Why Some Of The Best Mid-Century Pieces Come From Mexico

This month, we’re putting a spotlight on a country known for its gorgeous beaches, excellent food, and lively culture: Mexico. It’s a country that isn’t just on our mind for its promise of warmth and escape, but also for its incredible design scene, past and present. Though today, cities like Oaxaca, Tulum, and Sayulita have thriving design scenes that produce cutting-edge décor which pay homage to ancient techniques and materials, we’re fascinated by Mexico’s mid-century period — an era where rich color met innovative forms, shapes, and worldly influences.

The boom in design during the mid-century was perhaps made possible by two things: The tradition of arts (Mexico has a long history of skilled artisans going back to the Mayan and Aztec civilizations), but also from the influx of emigrants and refugees that followed from the wars in Europe. Mexico welcomed those who had to leave their native countries of Germany, France, Spain, and other European countries — and many were artists, designers, and architects. Educated in Europe and the United States, these new residents brought with them a wealth of knowledge and new points of view.

Collaborations flourished in Mexico, where apprentices learned from talented local artisans, fostering new ideas. Many pieces were custom-made instead of mass-produced, making furniture closer in spirit to a work of art. Again, because of the different cultural points of view, you’ll notice a wide range of influences in pieces created during this time — from Asian to the Bauhaus movement, Art Deco to Modern, the International movement to Pre-Hispanic.

Today, there’s been a distinct uptick in interest in Mid-Century Mexican design, led by prominent antiques dealers and designers. Interested in starting your own collection? Take a look at these fantastic vintage pieces currently for sale at Viyet:

Pepe Mendoza Mexican Modernist Malachite Inset Brass Pendant

Pepe Mendoza was well-known for producing brass hardware, extravagant lamps, and brass tables based on pre-Columbian motifs which he modernized to conform Mexican and international tastes. Bold and unique, this sculptural light fixture is composed of brass with malachite detailing. Handmade in Mexico in the 1950s, this eye-catching pendant brings instant style and sophistication to any space.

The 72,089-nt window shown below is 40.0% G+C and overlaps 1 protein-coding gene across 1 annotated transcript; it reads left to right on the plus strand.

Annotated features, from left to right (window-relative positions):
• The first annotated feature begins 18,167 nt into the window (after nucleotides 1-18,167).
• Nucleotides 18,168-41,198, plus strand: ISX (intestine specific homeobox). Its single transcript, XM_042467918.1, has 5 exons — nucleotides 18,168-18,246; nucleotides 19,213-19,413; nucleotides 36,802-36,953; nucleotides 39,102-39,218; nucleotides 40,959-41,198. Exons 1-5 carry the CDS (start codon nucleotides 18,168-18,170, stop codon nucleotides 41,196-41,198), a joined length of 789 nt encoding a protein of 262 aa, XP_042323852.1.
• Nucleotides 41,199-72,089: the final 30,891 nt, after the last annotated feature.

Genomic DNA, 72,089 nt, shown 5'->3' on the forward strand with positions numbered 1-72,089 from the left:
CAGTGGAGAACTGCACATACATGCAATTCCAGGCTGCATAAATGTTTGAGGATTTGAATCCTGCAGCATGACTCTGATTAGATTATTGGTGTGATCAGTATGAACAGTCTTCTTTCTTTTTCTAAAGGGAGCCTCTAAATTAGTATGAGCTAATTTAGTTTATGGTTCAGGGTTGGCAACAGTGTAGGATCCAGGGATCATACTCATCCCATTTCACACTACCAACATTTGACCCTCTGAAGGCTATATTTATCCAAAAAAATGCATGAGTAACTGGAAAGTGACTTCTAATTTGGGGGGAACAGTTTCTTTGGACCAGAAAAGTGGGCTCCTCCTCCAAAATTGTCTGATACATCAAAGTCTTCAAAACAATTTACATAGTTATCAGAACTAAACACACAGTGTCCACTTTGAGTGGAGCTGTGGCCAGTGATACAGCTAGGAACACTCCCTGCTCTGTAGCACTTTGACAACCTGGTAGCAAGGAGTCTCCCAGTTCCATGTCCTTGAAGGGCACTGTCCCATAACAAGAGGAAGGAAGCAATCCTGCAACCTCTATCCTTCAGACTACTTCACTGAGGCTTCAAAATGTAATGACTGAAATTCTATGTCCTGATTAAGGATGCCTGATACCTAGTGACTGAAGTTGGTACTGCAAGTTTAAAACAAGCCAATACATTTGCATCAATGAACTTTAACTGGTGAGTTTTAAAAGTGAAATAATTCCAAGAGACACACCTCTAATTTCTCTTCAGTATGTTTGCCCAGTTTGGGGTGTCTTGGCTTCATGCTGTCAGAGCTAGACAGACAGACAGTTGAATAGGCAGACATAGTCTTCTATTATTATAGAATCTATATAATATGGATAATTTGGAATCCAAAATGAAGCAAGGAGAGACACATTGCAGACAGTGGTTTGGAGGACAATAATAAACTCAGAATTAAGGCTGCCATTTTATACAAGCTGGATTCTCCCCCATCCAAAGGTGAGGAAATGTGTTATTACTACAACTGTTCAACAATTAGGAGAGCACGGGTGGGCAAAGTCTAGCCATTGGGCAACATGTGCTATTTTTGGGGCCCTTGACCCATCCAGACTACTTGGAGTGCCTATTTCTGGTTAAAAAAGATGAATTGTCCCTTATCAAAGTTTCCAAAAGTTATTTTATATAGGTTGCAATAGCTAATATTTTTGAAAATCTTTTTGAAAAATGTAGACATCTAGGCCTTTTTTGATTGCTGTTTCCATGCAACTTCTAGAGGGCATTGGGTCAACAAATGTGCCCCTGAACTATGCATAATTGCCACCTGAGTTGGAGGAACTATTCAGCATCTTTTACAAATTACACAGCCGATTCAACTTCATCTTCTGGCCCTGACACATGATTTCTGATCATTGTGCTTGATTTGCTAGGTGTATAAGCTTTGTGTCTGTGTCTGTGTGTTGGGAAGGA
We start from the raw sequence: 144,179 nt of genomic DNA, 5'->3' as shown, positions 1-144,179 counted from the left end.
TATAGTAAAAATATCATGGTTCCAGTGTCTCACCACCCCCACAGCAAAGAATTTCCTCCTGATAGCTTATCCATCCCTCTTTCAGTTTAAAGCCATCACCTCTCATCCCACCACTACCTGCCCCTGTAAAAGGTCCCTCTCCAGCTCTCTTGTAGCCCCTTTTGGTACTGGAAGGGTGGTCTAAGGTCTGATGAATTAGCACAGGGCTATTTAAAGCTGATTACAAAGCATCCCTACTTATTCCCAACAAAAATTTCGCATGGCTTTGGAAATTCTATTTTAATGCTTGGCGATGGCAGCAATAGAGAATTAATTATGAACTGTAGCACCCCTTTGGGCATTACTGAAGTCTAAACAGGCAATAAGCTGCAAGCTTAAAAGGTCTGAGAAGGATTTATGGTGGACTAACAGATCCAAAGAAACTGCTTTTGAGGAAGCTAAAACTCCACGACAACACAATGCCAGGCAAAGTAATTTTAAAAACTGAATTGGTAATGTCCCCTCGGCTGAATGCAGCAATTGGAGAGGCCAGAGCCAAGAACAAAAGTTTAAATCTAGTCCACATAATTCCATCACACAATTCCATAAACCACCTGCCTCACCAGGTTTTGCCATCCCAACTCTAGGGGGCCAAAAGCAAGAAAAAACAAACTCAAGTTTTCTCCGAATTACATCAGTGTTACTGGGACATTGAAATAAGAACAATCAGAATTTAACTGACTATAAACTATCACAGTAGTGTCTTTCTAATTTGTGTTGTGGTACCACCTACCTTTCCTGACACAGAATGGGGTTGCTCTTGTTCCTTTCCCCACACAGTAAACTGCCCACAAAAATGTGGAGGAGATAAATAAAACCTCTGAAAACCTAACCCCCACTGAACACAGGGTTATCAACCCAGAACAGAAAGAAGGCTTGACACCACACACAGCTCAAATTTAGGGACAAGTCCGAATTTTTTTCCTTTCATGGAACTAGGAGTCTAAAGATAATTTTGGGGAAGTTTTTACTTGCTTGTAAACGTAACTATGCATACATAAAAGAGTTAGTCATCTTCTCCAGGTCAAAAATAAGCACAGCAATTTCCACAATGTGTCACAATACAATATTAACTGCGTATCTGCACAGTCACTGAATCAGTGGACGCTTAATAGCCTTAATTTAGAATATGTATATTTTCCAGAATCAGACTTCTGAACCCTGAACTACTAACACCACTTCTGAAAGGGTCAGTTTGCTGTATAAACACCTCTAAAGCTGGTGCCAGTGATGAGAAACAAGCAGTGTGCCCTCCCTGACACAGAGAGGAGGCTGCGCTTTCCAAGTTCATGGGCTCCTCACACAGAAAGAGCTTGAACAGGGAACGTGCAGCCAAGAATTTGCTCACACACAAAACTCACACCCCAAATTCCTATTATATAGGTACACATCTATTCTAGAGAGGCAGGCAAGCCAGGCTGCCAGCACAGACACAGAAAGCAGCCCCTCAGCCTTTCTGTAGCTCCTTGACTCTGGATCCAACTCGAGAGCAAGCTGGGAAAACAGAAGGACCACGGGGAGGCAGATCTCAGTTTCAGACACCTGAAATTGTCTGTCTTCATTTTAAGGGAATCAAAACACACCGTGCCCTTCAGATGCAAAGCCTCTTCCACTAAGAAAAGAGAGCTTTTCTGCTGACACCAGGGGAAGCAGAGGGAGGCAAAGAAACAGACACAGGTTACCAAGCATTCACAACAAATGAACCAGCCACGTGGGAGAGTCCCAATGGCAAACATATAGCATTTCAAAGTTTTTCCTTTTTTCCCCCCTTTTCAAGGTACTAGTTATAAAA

Miguel Pineda Vintage Enamel Dish

Miguel Pineda is a Mexican artist and enamelist. Colorful and one-of-a-kind, this bold egg-shaped dish features a vibrant modernist design. Handmade in the 1970s, this eye-catching enamel dish is stamped for ensured authenticity.

Feders Mexican Multi-Colored Glass And Iron Chandelier

Vintage design style when applied to furniture and home décor means the piece has the depth and soul of a previous era, having been produced from 1940 through the 1990s, lending unique interest when mixed with other periods. This tall vintage chandelier is unique for the colorful and sturdy materials it is made from. Vibrantly colored hand-blown glass cubes combine with the iron chains for a brightly unique decorative accent.

Erik Buck Danish Mid-Century Modern Bar Stools

Created by Danish Mid-Century Modern innovator Erik Buck, these vintage bar stools have gorgeous teak hardwood frames with faux black leather upholstery. Curated by Ambianic, their sleek 1960s style has a timeless appeal that would look spectacular at any home bar or breakfast counter. Sold in a set of two.

Mid-Century Modern Enamel Plate

Curated by Ambianic, this vintage Mid-Century Modern enameled plate has a front streaked with brown, white, red, and black tones while the back is a rich shade of green with black accents. A wonderful piece to display in an eclectic china cabinet or as a chic wall hanging.

SaveSave

Leave a Reply

Fill in your details below or click an icon to log in:

WordPress.com Logo

You are commenting using your WordPress.com account. Log Out /  Change )

Google+ photo

You are commenting using your Google+ account. Log Out /  Change )

Twitter picture

You are commenting using your Twitter account. Log Out /  Change )

Facebook photo

You are commenting using your Facebook account. Log Out /  Change )

w

Connecting to %s